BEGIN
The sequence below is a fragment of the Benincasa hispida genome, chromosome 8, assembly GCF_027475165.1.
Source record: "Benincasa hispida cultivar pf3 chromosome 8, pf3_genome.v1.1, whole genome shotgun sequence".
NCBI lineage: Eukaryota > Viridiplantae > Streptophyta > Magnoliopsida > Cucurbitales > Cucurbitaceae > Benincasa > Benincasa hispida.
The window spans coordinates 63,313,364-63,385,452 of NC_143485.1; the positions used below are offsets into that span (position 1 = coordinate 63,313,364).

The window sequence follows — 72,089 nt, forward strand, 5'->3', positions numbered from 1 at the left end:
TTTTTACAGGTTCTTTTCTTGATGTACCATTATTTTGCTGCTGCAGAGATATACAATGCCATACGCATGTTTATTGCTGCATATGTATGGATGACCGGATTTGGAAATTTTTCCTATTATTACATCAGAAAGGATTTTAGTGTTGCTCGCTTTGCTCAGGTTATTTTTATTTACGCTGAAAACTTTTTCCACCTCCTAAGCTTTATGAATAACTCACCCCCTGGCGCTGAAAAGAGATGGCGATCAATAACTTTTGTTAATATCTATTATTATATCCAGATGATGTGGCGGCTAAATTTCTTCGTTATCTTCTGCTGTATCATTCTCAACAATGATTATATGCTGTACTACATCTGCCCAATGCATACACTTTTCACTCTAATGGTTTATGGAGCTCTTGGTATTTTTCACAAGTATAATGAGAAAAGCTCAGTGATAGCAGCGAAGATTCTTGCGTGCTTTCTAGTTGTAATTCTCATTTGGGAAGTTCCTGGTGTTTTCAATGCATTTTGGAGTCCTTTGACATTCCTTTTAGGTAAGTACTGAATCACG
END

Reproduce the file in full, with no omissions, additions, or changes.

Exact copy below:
The sequence below is a fragment of the Benincasa hispida genome, chromosome 8, assembly GCF_027475165.1.
Source record: "Benincasa hispida cultivar pf3 chromosome 8, pf3_genome.v1.1, whole genome shotgun sequence".
NCBI lineage: Eukaryota > Viridiplantae > Streptophyta > Magnoliopsida > Cucurbitales > Cucurbitaceae > Benincasa > Benincasa hispida.
The window spans coordinates 63,313,364-63,385,452 of NC_143485.1; the positions used below are offsets into that span (position 1 = coordinate 63,313,364).

The window sequence follows — 72,089 nt, forward strand, 5'->3', positions numbered from 1 at the left end:
TTTTTACAGGTTCTTTTCTTGATGTACCATTATTTTGCTGCTGCAGAGATATACAATGCCATACGCATGTTTATTGCTGCATATGTATGGATGACCGGATTTGGAAATTTTTCCTATTATTACATCAGAAAGGATTTTAGTGTTGCTCGCTTTGCTCAGGTTATTTTTATTTACGCTGAAAACTTTTTCCACCTCCTAAGCTTTATGAATAACTCACCCCCTGGCGCTGAAAAGAGATGGCGATCAATAACTTTTGTTAATATCTATTATTATATCCAGATGATGTGGCGGCTAAATTTCTTCGTTATCTTCTGCTGTATCATTCTCAACAATGATTATATGCTGTACTACATCTGCCCAATGCATACACTTTTCACTCTAATGGTTTATGGAGCTCTTGGTATTTTTCACAAGTATAATGAGAAAAGCTCAGTGATAGCAGCGAAGATTCTTGCGTGCTTTCTAGTTGTAATTCTCATTTGGGAAGTTCCTGGTGTTTTCAATGCATTTTGGAGTCCTTTGACATTCCTTTTAGGTAAGTACTGAATCACG